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Drama Games for Teens, Part 2: Improvisation Games By Cheryl Catzman

April 15, 2013

In the first part of this article, two drama games were introduced that can be used as icebreakers in a class geared toward teens. Here are two other games that promote creativity and thinking on one’s feet:

1. The One Word Story
This popular game has many names depending on where it is played. First, the class sits in a circle formation. The goal is for the class to tell a story together, with each person adding one word at a time to the story. The first person, for instance, will say the word “One.” The next person will add “day,” and each student in turn will add another single word until the string of words becomes a sentence. After several students have contributed a word, the story begins to take shape thus: “One…day…there…was…a…cat.” The story then develops to its natural end, or until the teacher chooses to shift the activity.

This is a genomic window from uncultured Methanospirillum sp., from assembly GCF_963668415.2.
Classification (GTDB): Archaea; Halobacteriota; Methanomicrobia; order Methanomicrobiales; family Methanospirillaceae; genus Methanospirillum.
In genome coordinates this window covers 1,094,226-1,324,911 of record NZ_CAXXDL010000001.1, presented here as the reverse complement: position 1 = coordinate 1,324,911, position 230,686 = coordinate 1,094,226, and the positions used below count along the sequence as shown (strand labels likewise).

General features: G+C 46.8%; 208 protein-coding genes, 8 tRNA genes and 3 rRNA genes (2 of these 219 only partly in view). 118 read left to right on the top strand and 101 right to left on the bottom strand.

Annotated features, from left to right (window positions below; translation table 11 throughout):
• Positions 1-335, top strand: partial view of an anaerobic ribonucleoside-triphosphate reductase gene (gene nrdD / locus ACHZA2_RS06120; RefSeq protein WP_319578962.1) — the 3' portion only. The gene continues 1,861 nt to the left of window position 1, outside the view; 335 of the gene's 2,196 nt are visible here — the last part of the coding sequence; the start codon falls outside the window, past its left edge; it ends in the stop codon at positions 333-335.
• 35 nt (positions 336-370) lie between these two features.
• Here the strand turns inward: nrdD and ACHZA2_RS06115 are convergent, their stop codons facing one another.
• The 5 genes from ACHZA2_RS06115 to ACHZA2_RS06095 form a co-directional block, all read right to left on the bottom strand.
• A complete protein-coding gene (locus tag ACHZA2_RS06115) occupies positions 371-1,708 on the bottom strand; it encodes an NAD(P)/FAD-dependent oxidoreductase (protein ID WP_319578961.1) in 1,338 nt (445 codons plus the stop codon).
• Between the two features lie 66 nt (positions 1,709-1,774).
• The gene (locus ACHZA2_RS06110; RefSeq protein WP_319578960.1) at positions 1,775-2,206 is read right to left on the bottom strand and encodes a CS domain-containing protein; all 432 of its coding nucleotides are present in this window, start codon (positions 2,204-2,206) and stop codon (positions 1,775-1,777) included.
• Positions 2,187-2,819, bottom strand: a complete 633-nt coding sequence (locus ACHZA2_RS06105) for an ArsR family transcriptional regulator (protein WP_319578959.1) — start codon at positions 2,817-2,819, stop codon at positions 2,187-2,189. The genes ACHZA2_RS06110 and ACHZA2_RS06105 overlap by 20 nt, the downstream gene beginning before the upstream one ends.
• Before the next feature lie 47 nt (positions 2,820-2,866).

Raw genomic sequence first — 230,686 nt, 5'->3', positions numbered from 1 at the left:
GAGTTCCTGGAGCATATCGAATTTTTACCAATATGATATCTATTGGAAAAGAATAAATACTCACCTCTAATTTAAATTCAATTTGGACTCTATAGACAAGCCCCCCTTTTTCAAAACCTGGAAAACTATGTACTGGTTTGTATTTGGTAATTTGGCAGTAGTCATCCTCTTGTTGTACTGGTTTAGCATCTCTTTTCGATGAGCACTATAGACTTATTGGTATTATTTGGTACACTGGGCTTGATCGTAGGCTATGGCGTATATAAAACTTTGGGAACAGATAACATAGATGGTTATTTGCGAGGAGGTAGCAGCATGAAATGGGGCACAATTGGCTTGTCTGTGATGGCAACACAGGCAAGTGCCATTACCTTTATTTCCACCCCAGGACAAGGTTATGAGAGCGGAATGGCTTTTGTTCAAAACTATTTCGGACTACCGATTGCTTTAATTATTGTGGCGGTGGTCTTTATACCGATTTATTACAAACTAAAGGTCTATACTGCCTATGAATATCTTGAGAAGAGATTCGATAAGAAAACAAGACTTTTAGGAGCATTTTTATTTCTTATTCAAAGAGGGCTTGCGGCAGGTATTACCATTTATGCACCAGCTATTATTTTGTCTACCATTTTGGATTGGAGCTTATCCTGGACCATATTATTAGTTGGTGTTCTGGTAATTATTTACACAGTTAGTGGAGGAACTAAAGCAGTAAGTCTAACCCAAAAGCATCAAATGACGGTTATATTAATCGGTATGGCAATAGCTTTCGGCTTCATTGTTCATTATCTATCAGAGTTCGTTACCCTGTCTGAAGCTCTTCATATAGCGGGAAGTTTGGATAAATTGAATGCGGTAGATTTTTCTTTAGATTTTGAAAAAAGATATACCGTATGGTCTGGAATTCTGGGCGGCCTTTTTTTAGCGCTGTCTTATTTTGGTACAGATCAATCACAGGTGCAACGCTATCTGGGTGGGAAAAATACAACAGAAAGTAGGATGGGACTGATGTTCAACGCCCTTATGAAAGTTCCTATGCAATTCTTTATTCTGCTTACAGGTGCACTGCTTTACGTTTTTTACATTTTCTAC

Another Option: Have each member of the class add a sentence rather than a word. This moves the game along faster and often proves more engaging, particularly for younger students.

2. The Alphabet Game
This game requires two players to make up a scene in which each line begins with the next letter of the alphabet. Example:

Actor 1: Arnold, nice to see you here!
Actor 2: Being here is great.
Actor 1: Cecily coming?

And so on.

About the Author

For more than 40 years, Cheryl Catzman taught high school English and drama classes in Brampton, Ontario.


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